The Five Ten Hiangle is the narrow-footed boulderer/sport climber's shoe. The shoe is soft in the midsole, with a single Velcro strap and a narrow opening, which makes the hard to get on, especially if you happen to have wide feet. The soles are super sticky, making them great for smearing and toeing in on steep terrain. Though they are narrow overall, the toe is fairly rounded, which makes the shoe feel like it lacks precision on pockets and finger cracks. If steep climbing in a soft shoe is what you are after, the Hiangles might be the right choice. If sized right, these could also work well as a gym shoe, since they are soft, yet still aggressively shaped.
Five Ten Hiangle - Women's Review
Compare prices at 3 resellers Pros: Sensitive, sticky rubber soles, reasonable price tag for design
Cons: Uncomfortable heel cup, hard to get on
Manufacturer: Adidas Five Ten
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Our Analysis and Test Results
Marketed as one of Five Ten's most comfortable, aggressively shaped shoes, the Hiangle is meant to be worn through multi-hour gym sessions and all-day cragging sessions. Of course, comfort is extremely subjective, so the following is simply one climber's experience. We sized them up a full number size above our other climbing shoes and a half size above our street shoe size. Even still, these shoes were incredibly tight and frankly uncomfortable for our wide-footed tested. Though they fit our foot length-wise, the Hiangle was tight width-wise in both the toe box and the heel cup. We would strongly recommend sizing these shoes up at least a full size from La Sportiva or Scarpa sizing in order to get a proper fit.
Their softness and C4 Stealth rubber soles make the Hiangle a sticky and sensitive shoe. We grew to like these shoes on slightly over-vertical terrain where the combination of an aggressive downturn and a soft midsole made toeing in on smears and dishes a walk in the park. The slipper-like design makes these shoes form to the foot like a glove, adding to the overall sensitivity of the shoe. The heel felt a bit baggy in some spots and tight-fitting in others, which also detracts from the shoe's sensitivity when it came to heel hooking.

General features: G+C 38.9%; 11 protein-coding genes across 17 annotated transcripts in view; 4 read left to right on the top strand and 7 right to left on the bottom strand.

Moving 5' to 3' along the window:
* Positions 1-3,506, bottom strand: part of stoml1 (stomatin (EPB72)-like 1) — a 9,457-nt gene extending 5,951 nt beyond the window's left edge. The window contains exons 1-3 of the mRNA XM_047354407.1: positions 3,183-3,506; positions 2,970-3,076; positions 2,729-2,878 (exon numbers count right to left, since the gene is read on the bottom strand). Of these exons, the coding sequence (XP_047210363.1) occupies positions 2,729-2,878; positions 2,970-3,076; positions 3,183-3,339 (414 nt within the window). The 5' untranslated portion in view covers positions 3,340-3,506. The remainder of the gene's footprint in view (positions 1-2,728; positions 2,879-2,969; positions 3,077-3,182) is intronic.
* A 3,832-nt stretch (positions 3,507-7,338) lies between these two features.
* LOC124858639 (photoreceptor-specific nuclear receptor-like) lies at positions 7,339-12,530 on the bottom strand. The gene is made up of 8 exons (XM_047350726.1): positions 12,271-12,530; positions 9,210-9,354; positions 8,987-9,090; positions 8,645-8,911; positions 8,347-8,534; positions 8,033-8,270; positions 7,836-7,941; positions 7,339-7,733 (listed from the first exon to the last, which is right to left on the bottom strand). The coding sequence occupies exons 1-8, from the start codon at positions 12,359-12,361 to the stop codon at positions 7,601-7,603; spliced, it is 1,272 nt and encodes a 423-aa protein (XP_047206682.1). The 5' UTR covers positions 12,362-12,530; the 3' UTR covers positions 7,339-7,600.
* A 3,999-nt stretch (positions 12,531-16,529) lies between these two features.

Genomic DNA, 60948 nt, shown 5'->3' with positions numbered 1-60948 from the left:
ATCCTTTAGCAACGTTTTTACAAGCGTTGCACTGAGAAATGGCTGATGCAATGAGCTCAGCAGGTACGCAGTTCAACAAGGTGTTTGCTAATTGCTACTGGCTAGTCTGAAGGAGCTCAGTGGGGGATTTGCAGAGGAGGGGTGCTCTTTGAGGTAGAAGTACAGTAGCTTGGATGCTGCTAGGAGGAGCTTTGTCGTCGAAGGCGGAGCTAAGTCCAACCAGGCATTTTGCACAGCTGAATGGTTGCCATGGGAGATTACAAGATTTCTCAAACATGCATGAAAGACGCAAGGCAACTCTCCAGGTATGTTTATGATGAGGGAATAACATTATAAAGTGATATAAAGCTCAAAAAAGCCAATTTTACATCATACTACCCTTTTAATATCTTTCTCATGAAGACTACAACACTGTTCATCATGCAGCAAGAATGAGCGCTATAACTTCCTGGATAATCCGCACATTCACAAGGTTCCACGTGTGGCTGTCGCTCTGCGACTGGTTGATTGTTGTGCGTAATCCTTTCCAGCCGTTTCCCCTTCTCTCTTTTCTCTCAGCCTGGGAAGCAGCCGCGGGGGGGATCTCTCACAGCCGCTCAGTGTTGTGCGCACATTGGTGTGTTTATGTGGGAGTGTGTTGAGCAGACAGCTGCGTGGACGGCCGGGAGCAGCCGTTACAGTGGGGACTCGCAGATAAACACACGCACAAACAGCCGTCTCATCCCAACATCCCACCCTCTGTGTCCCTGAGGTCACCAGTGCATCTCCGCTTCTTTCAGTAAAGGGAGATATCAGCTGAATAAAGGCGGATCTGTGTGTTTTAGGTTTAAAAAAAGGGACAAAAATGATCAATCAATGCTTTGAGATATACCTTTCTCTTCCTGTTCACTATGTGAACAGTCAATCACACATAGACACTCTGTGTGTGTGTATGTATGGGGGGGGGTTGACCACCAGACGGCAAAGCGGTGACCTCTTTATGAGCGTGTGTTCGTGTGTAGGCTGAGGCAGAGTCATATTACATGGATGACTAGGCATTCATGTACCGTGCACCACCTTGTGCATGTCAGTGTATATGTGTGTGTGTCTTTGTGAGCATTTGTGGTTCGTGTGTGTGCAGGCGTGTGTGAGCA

We didn't love the Hiangle for edging, mostly because we prefer a stiffer sole when standing on dime edges. The softness that makes them sensitive and supple on smears and even slabs makes them less impressive on routes where powerful edging skills will help you clip the chains.
For us, crack climbing in these talons was a no-go. Perhaps if sized up a decent amount, the Hiangles could work in some cracks, but we found them to be too downturned to be functional in pretty much everything from hand cracks to finger cracks. Though they are narrow overall, the toe is actually fairly blunt and rounded. This makes them hard to fit in small cracks, where a tapered toe box is a better bet.
As mentioned above, the Hiangle has a rounded and slightly bulky toe box that takes away from the shoe's ability to get into small pockets. This, paired with the softness underfoot, made these shoes lower on the list in terms of our top picks for pocket climbing. That said, the rubber on top of the toe box makes a great shoe for toe hooking and scumming.
Ease of Use
Though we found the Hiangle's pretty hard to get our feet into, their design is meant to make them easy to get on and off. The downside to the Hiangle here is the fact that the shoe has a very narrow strip of stretchy material on the top. This makes it especially hard for wide-footed climbers to get their feet crammed into these shoes. Once on, the Velcro strap is easy to secure and adjust.
In comparison to other top-end, aggressively downturned shoes from other companies, the Hiangle actually comes in at a slightly lower price. Their construction is of a slightly lower caliber than say, the Scarpa Instincts, but in terms of a high-performance sport climbing shoe, the Hiangle are of fairly good value.
With a reasonable price tag, an aggressive shape, and a soft midsole, the Hiangles are a great high-performance shoe for gym climbing, sport climbing, and bouldering. Though they did not necessarily excel in any of our metric comparisons, they performed decently overall, making them a fairly good all-around shoe for sport climbing.
— Jane Jackson